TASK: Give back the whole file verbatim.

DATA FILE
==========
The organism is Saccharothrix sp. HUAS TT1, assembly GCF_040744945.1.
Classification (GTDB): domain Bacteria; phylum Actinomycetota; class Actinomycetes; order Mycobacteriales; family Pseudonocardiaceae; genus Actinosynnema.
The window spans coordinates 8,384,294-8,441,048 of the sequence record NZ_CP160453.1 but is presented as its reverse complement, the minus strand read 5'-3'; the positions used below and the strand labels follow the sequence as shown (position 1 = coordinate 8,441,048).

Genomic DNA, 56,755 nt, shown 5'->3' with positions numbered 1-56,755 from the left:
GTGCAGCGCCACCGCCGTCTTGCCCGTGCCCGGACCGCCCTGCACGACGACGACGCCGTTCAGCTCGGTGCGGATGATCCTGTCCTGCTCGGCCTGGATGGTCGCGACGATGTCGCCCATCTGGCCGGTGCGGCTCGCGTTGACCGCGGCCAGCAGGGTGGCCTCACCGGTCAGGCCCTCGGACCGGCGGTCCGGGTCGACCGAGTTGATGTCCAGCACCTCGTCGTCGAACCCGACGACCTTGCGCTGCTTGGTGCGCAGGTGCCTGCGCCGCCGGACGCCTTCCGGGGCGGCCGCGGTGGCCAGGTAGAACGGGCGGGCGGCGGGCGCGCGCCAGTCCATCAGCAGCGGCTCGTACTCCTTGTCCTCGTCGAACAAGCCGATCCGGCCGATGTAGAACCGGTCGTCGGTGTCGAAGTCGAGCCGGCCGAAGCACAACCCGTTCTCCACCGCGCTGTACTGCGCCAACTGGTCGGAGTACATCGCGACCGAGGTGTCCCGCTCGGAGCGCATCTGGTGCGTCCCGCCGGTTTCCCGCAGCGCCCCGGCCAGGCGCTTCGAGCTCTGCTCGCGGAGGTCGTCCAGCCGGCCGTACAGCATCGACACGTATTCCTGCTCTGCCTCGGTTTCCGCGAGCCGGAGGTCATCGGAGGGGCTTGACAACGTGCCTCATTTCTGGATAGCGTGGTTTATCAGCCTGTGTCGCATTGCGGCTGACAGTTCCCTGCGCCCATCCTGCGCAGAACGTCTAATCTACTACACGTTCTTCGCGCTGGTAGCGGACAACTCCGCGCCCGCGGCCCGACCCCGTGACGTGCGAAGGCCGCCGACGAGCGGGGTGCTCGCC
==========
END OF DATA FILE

The organism is Saccharothrix sp. HUAS TT1, assembly GCF_040744945.1.
Classification (GTDB): domain Bacteria; phylum Actinomycetota; class Actinomycetes; order Mycobacteriales; family Pseudonocardiaceae; genus Actinosynnema.
The window spans coordinates 8,384,294-8,441,048 of the sequence record NZ_CP160453.1 but is presented as its reverse complement, the minus strand read 5'-3'; the positions used below and the strand labels follow the sequence as shown (position 1 = coordinate 8,441,048).

Genomic DNA, 56,755 nt, shown 5'->3' with positions numbered 1-56,755 from the left:
GTGCAGCGCCACCGCCGTCTTGCCCGTGCCCGGACCGCCCTGCACGACGACGACGCCGTTCAGCTCGGTGCGGATGATCCTGTCCTGCTCGGCCTGGATGGTCGCGACGATGTCGCCCATCTGGCCGGTGCGGCTCGCGTTGACCGCGGCCAGCAGGGTGGCCTCACCGGTCAGGCCCTCGGACCGGCGGTCCGGGTCGACCGAGTTGATGTCCAGCACCTCGTCGTCGAACCCGACGACCTTGCGCTGCTTGGTGCGCAGGTGCCTGCGCCGCCGGACGCCTTCCGGGGCGGCCGCGGTGGCCAGGTAGAACGGGCGGGCGGCGGGCGCGCGCCAGTCCATCAGCAGCGGCTCGTACTCCTTGTCCTCGTCGAACAAGCCGATCCGGCCGATGTAGAACCGGTCGTCGGTGTCGAAGTCGAGCCGGCCGAAGCACAACCCGTTCTCCACCGCGCTGTACTGCGCCAACTGGTCGGAGTACATCGCGACCGAGGTGTCCCGCTCGGAGCGCATCTGGTGCGTCCCGCCGGTTTCCCGCAGCGCCCCGGCCAGGCGCTTCGAGCTCTGCTCGCGGAGGTCGTCCAGCCGGCCGTACAGCATCGACACGTATTCCTGCTCTGCCTCGGTTTCCGCGAGCCGGAGGTCATCGGAGGGGCTTGACAACGTGCCTCATTTCTGGATAGCGTGGTTTATCAGCCTGTGTCGCATTGCGGCTGACAGTTCCCTGCGCCCATCCTGCGCAGAACGTCTAATCTACTACACGTTCTTCGCGCTGGTAGCGGACAACTCCGCGCCCGCGGCCCGACCCCGTGACGTGCGAAGGCCGCCGACGAGCGGGGTGCTCGCC